We remember… and then we ask…what is next? How shall we move forward in hope? Well, here is the way, as I see it.  First, the end of the story is not yet. One of the many gifts of being human is that you and I are self-conscious, self-reflective, aware. The word “Credo” means I believe. What you and I and others believe about reality and about the other–political party, gender identity or race, Earth and creatures shapes how we behave. The Holy Week narratives, though they are specifically about Jesus’ life, teachings, and death in content, like all the best stories, also are archetypal and universal in their truth and in their invitation to us to respond. Throughout these weeks of Lent, we have been invited to remember that we are mortal and dusty and sometimes deluded, AND that we have agency and awareness and may awaken after the worst of our Bad Fridays or Terrible Tuesdays to work together toward a new day–to a small Easter, or a large one in which we rediscover new hope, even in the places of death.  For even within the places of death, God’s realm is being made and remade.

I am so grateful for the symbolism of this wall of blocks to remind me how seriously to take the separation that walls cause in our world and in my own life, and grateful that by next Sunday, this wall will be transformed. For practicing resurrection is a credo we choose and it was central to the life and teachings of the Christ and to all those great martyrs we remember in these days, the belief that they live again and again and again in us. Romero said it, “You may kill me, but I will rise again in the Salvadoran people.” Moving to the margins, looking beyond what presents, pushing and resisting the walls, we believe– that later and sometimes even sooner, Love will make them come tumbling down, or will slide them open, or will brighten their shadowy crevices with light and flowers. It not only can happen, wishful thinking. It happens, all the time–in your life, in mine.  But that is a spoiler alert for next Sunday and the really good news is, it is already happening–even today in your life, in mine, in this weary world.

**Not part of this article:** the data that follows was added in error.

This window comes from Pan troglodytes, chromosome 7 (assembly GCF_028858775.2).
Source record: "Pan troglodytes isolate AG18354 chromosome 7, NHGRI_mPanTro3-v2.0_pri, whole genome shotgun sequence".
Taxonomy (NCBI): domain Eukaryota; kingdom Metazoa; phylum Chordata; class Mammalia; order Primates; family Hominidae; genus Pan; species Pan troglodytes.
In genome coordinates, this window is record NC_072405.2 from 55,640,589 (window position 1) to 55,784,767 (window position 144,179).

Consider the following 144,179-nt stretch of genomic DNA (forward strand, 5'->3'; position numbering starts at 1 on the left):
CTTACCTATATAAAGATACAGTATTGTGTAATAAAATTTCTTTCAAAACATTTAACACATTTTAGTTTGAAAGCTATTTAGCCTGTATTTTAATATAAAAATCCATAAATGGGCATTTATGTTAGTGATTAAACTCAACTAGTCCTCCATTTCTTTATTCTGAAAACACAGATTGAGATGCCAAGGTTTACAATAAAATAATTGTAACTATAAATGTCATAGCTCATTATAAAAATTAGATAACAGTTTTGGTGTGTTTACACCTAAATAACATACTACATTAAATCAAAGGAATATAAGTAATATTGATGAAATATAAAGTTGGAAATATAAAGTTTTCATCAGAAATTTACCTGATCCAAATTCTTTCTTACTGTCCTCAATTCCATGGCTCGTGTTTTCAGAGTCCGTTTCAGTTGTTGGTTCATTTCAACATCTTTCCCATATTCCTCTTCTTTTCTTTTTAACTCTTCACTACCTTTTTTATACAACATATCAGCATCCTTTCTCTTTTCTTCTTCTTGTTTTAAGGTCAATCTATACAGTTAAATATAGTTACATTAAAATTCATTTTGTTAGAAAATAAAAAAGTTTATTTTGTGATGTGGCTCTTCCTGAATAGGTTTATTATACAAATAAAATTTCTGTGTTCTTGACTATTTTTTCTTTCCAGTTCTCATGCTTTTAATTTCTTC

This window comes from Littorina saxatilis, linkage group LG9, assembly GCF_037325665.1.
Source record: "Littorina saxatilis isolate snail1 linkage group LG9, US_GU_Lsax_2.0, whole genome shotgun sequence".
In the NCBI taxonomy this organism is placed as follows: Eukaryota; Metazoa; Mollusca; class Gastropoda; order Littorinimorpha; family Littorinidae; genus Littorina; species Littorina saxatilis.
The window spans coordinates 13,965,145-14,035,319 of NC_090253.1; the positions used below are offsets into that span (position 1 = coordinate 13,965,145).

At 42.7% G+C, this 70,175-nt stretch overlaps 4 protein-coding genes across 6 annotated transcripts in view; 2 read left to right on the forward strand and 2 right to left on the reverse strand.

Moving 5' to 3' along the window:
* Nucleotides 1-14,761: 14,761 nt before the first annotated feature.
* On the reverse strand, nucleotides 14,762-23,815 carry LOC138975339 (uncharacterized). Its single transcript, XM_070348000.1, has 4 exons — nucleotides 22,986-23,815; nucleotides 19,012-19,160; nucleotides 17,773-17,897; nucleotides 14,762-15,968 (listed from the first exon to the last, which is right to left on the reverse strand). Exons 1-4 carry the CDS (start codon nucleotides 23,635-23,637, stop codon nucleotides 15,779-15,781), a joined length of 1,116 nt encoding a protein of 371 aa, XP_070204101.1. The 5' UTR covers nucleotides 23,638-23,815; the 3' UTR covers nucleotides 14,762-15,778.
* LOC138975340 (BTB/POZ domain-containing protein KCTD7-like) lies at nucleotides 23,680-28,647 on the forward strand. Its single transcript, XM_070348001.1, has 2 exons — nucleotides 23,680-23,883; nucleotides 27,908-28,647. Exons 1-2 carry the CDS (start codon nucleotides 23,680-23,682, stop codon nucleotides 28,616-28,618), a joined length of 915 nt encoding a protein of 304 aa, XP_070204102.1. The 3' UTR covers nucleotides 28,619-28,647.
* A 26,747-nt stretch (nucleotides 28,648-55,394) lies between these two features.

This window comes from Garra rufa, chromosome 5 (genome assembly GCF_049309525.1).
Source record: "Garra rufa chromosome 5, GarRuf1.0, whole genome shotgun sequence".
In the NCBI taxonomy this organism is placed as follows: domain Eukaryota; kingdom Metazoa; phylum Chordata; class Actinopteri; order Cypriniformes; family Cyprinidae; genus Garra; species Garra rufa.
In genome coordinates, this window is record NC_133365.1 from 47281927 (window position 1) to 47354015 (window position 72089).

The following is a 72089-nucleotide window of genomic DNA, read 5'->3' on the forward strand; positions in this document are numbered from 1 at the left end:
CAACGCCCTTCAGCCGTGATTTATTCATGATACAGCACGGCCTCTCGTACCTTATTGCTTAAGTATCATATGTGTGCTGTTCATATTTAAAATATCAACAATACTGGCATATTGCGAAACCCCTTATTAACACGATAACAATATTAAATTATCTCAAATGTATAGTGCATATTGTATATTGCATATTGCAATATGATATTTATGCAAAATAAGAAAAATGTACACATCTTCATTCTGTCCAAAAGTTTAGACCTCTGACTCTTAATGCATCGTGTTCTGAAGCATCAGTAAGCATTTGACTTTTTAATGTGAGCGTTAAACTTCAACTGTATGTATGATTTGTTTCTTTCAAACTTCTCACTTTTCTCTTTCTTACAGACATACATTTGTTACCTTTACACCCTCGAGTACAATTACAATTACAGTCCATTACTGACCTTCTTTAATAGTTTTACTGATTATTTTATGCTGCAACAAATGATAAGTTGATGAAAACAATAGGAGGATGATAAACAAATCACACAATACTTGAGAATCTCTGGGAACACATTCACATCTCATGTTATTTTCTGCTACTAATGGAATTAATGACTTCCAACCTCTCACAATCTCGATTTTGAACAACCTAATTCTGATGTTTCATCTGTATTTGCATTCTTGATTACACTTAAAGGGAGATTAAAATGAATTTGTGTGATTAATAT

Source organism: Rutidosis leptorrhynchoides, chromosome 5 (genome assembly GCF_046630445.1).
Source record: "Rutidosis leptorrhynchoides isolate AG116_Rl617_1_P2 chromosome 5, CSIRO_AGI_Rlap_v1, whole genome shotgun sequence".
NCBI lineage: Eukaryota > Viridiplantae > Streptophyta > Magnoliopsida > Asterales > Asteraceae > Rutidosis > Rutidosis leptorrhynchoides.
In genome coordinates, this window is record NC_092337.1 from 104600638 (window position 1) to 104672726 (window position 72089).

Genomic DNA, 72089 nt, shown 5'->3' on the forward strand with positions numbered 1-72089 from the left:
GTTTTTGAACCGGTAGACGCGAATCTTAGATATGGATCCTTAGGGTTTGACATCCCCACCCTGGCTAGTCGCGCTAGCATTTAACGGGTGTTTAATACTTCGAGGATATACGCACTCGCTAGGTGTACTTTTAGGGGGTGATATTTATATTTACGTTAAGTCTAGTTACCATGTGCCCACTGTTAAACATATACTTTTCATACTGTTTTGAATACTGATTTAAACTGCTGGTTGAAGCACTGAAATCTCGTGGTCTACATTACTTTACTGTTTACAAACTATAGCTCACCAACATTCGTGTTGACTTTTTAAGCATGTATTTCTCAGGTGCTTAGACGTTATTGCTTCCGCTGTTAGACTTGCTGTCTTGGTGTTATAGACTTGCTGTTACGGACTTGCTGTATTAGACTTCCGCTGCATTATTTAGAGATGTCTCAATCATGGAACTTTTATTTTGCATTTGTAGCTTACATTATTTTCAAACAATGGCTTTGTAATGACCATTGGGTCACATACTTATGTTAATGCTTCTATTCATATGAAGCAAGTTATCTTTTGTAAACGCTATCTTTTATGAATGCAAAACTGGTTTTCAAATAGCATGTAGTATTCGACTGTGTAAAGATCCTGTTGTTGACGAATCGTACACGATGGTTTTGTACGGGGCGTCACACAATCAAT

Here’s Wendell Berry again with a last credo to finish this sweet worship theme and to end our time together today. I believe this credo. See if it resonates for you, too.

“What death means is not this–the spirit, triumphant in the body’s fall, praising its absence, feeding on music. No, if life can’t justify and explain itself, death can’t justify and explain it. A creed and a grave never did equal the life of anything. Yellow flowers sprout in the clefts of ancient stones at the beginning of April.”

That’s all. That’s everything. Amen.